Amazon is doing something that should have shipping carriers nervous: it's delivering its own packages in the metropolitan Boston area. Over the past 2 weeks, we've received Amazon Prime 2-day packages from drivers in unmarked white vans.
The drivers work out of a Dedham, Massachusetts location and are employed by an Amazon contractor (Staff Management / SMX).
From what we were able to piece together, Amazon has at least 2 locations for these new types of in-house deliveries in Eastern Massachusetts, including the Dedham location. Drivers told us Amazon has plans to build more centers to serve New Hampshire and Western Massachusetts.
Our shipments originated in various Amazon Fulfillment Centers, were sent to the Stoughton, MA sortation center (BOS5) where with other types of packages were sorted by zip code, and then they were sent to the Dedham location (DB02) where drivers picked them up for delivery.
While the labels give a return address of Amazon Fulfillment Services in Lexington, Kentucky, the labels also display the codes for individual FCs - for example, one displayed PHL7 (Delaware), another, EWR4 (New Jersey).
Prior to spotting the Amazon White Vans, we had received Amazon packages from USPS, UPS, and FedEx Home Service. And especially during the holidays, we'd receive packages from Laser Ship, a regional courier service.
Interestingly, we continue to receive small and lightweight packages from Amazon via USPS and UPS. Amazon orders are an embarrassment of riches with plenty to go around for now, it would seem.
The Wall Street Journal
wrote an in-depth piece last year about Amazon's plans to build an in-house delivery network. And Geekwire
wrote about this type of service back in March - reporting Amazon direct-delivery in San Francisco.
The labels on the packages that arrive directly from Amazon read AMZL_US_PREMIUM. As we previously reported
, "AMZL" on the label means it's an order that comes directly using Amazon in-house delivery.
Marc Wulfraat, president of MWPVL International
, a supply chain and logistics company, is an expert in Amazon's logistics network. He told me today that Amazon has been testing "direct-to-customer" shipping in Seattle, Los Angeles, San Diego, and San Francisco.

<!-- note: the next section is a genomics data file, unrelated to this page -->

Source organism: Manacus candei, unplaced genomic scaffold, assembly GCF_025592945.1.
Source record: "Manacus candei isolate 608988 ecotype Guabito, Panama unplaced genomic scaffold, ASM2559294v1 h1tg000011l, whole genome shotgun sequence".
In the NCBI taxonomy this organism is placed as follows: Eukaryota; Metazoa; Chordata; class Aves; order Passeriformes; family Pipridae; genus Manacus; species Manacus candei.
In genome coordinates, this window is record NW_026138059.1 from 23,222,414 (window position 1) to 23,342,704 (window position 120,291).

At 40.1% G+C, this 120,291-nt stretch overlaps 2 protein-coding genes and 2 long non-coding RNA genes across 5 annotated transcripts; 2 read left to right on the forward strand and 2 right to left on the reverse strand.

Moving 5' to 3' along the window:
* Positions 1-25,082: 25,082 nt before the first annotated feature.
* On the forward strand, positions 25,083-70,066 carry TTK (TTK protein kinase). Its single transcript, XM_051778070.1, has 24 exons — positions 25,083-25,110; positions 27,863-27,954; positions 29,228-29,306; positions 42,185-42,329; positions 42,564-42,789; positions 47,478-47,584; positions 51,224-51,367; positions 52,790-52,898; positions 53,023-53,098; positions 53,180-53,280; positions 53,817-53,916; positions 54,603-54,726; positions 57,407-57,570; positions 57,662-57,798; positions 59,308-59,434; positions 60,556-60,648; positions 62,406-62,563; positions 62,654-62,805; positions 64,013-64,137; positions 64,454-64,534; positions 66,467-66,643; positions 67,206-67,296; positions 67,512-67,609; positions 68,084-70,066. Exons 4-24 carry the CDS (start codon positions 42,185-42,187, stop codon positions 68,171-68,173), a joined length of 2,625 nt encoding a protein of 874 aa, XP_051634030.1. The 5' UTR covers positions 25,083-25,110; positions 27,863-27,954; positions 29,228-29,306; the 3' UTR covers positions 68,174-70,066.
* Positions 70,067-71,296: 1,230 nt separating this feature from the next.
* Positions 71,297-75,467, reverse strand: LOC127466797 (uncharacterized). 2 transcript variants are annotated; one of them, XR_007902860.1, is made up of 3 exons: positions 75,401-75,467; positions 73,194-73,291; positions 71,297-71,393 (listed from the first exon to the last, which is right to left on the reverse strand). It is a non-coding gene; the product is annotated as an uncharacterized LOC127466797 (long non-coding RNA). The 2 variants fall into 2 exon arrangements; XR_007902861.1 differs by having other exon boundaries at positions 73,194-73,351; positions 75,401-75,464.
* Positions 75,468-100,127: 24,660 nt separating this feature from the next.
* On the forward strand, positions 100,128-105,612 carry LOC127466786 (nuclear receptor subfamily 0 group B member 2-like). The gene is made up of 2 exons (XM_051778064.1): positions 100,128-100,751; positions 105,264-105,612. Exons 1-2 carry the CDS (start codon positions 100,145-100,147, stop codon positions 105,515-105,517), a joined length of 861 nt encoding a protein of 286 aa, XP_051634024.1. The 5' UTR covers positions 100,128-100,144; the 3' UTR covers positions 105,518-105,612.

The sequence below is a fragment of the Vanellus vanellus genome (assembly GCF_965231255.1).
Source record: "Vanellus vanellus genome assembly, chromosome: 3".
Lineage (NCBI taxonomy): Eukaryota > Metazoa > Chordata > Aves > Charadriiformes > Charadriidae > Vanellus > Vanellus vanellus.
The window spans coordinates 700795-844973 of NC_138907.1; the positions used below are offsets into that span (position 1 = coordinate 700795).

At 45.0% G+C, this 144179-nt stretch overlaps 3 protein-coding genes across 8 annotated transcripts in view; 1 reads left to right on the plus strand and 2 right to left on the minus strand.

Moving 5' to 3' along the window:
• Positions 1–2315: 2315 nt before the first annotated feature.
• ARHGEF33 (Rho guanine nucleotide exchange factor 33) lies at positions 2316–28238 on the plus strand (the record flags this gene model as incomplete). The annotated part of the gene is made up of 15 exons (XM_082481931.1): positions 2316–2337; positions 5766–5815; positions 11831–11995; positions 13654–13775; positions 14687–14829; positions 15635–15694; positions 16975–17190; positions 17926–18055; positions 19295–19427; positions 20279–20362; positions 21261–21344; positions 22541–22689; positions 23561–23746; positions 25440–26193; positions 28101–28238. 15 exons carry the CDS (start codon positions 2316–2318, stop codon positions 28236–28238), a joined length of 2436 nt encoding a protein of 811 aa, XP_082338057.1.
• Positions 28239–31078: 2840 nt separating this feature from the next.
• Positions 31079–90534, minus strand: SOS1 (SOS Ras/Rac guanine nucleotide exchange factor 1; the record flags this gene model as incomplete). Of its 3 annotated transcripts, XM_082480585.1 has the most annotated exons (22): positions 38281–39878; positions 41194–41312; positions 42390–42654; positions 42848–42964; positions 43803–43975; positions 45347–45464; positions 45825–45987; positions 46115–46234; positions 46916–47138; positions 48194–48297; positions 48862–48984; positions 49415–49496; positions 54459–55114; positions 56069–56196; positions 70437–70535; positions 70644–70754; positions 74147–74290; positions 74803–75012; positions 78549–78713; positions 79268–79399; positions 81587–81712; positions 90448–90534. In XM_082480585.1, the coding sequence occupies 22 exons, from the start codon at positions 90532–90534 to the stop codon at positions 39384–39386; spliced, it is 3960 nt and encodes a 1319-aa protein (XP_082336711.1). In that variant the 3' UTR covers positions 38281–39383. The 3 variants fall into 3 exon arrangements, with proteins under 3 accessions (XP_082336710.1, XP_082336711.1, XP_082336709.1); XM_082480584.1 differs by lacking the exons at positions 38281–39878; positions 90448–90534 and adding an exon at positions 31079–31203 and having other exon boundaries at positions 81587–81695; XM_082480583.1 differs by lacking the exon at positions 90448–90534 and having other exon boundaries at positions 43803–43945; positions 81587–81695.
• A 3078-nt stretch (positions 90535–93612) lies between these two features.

He expects to see Amazon roll out D2C shipping big time over the next year or so.
The reason - to take the cost out of shipping. But Wulfraat expects Amazon to continue using the USPS to deliver anything that can fit in a pouch bag.
all of Amazon's fulfillment centers and sortation centers. It has also compiled an as-yet-unpublished list of Prime Now hubs - including one located in Everett, Massachusetts.
Wulfraat also pointed to rumors out today that Amazon is running its own air cargo operation - see today's report in Geekwire
The ability for Amazon to deliver its own packages is bound to make its FBA service even more attractive to sellers - though there is a downside. As Amazon builds out its FCs, sellers discover that Amazon moves their inventory around the country.
One seller recently wrote to us and was told by Amazon, "The transshipment of units is a routine exercise done by our FC. We routinely evaluate the market and fulfillment center capacity to determine the best location for your inventory. In some cases, we find it necessary to assign different fulfillment centers as the destination for your inventory in order to provide a more efficient fulfillment process for your sales. This process is mainly done, for FC space and area allocation requirements, for buyer demands for your products in different parts of the USA etc."
I know I'll be checking my labels more carefully when I receive orders from Amazon to decode them. Let us know if you're seeing any signs of Amazon in-house deliveries - you'll know they're D2C (direct-to-customer) because it will include "AMZL" on the label and it won't have the name/tracking number of a shipping carrier or courier.